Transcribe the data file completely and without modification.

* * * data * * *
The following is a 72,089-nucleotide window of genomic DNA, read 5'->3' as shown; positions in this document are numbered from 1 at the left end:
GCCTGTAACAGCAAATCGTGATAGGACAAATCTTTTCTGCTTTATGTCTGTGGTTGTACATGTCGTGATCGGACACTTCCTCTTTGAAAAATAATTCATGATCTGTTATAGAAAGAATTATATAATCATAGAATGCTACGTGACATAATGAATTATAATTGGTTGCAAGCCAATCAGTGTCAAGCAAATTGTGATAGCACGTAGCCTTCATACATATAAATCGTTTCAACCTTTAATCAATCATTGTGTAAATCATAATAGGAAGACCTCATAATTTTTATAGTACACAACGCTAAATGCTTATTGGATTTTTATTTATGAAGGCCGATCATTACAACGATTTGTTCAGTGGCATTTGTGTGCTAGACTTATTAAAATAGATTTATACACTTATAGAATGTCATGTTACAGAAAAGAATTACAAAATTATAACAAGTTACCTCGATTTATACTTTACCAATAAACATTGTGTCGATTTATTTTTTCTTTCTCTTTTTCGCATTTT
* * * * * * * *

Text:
The following is a 72,089-nucleotide window of genomic DNA, read 5'->3' as shown; positions in this document are numbered from 1 at the left end:
GCCTGTAACAGCAAATCGTGATAGGACAAATCTTTTCTGCTTTATGTCTGTGGTTGTACATGTCGTGATCGGACACTTCCTCTTTGAAAAATAATTCATGATCTGTTATAGAAAGAATTATATAATCATAGAATGCTACGTGACATAATGAATTATAATTGGTTGCAAGCCAATCAGTGTCAAGCAAATTGTGATAGCACGTAGCCTTCATACATATAAATCGTTTCAACCTTTAATCAATCATTGTGTAAATCATAATAGGAAGACCTCATAATTTTTATAGTACACAACGCTAAATGCTTATTGGATTTTTATTTATGAAGGCCGATCATTACAACGATTTGTTCAGTGGCATTTGTGTGCTAGACTTATTAAAATAGATTTATACACTTATAGAATGTCATGTTACAGAAAAGAATTACAAAATTATAACAAGTTACCTCGATTTATACTTTACCAATAAACATTGTGTCGATTTATTTTTTCTTTCTCTTTTTCGCATTTT